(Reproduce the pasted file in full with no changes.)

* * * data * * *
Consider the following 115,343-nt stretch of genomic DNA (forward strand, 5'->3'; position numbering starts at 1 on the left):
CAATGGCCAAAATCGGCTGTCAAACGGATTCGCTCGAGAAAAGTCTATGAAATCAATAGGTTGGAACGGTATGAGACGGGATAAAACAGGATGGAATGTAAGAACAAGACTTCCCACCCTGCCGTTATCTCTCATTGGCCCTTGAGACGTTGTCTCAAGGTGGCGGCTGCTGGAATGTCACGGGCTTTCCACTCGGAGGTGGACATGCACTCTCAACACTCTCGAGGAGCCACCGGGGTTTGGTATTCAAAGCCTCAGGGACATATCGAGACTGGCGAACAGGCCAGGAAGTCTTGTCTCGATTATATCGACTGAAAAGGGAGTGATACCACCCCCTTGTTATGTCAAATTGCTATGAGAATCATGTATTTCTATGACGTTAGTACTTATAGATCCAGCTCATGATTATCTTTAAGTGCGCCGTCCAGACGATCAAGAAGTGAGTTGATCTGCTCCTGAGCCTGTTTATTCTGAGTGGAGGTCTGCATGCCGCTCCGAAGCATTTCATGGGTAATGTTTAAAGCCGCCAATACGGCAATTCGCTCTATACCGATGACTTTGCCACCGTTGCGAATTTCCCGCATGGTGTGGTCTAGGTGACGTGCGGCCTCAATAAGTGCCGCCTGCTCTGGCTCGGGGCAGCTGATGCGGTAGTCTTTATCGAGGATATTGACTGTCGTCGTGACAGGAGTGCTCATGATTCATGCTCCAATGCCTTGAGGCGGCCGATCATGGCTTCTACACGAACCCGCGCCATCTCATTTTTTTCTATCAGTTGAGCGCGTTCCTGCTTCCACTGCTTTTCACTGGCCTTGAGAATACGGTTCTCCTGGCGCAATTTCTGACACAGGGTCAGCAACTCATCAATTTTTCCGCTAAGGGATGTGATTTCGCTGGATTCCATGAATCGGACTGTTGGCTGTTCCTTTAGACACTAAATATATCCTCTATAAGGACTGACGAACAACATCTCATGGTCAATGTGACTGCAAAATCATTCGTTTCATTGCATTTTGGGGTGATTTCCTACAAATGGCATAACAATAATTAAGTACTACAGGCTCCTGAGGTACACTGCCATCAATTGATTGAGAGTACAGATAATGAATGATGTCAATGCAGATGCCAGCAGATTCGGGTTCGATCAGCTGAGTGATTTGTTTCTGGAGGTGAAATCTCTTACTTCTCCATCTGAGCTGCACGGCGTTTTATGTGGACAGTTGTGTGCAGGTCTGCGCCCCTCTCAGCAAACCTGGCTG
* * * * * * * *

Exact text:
Consider the following 115,343-nt stretch of genomic DNA (forward strand, 5'->3'; position numbering starts at 1 on the left):
CAATGGCCAAAATCGGCTGTCAAACGGATTCGCTCGAGAAAAGTCTATGAAATCAATAGGTTGGAACGGTATGAGACGGGATAAAACAGGATGGAATGTAAGAACAAGACTTCCCACCCTGCCGTTATCTCTCATTGGCCCTTGAGACGTTGTCTCAAGGTGGCGGCTGCTGGAATGTCACGGGCTTTCCACTCGGAGGTGGACATGCACTCTCAACACTCTCGAGGAGCCACCGGGGTTTGGTATTCAAAGCCTCAGGGACATATCGAGACTGGCGAACAGGCCAGGAAGTCTTGTCTCGATTATATCGACTGAAAAGGGAGTGATACCACCCCCTTGTTATGTCAAATTGCTATGAGAATCATGTATTTCTATGACGTTAGTACTTATAGATCCAGCTCATGATTATCTTTAAGTGCGCCGTCCAGACGATCAAGAAGTGAGTTGATCTGCTCCTGAGCCTGTTTATTCTGAGTGGAGGTCTGCATGCCGCTCCGAAGCATTTCATGGGTAATGTTTAAAGCCGCCAATACGGCAATTCGCTCTATACCGATGACTTTGCCACCGTTGCGAATTTCCCGCATGGTGTGGTCTAGGTGACGTGCGGCCTCAATAAGTGCCGCCTGCTCTGGCTCGGGGCAGCTGATGCGGTAGTCTTTATCGAGGATATTGACTGTCGTCGTGACAGGAGTGCTCATGATTCATGCTCCAATGCCTTGAGGCGGCCGATCATGGCTTCTACACGAACCCGCGCCATCTCATTTTTTTCTATCAGTTGAGCGCGTTCCTGCTTCCACTGCTTTTCACTGGCCTTGAGAATACGGTTCTCCTGGCGCAATTTCTGACACAGGGTCAGCAACTCATCAATTTTTCCGCTAAGGGATGTGATTTCGCTGGATTCCATGAATCGGACTGTTGGCTGTTCCTTTAGACACTAAATATATCCTCTATAAGGACTGACGAACAACATCTCATGGTCAATGTGACTGCAAAATCATTCGTTTCATTGCATTTTGGGGTGATTTCCTACAAATGGCATAACAATAATTAAGTACTACAGGCTCCTGAGGTACACTGCCATCAATTGATTGAGAGTACAGATAATGAATGATGTCAATGCAGATGCCAGCAGATTCGGGTTCGATCAGCTGAGTGATTTGTTTCTGGAGGTGAAATCTCTTACTTCTCCATCTGAGCTGCACGGCGTTTTATGTGGACAGTTGTGTGCAGGTCTGCGCCCCTCTCAGCAAACCTGGCTG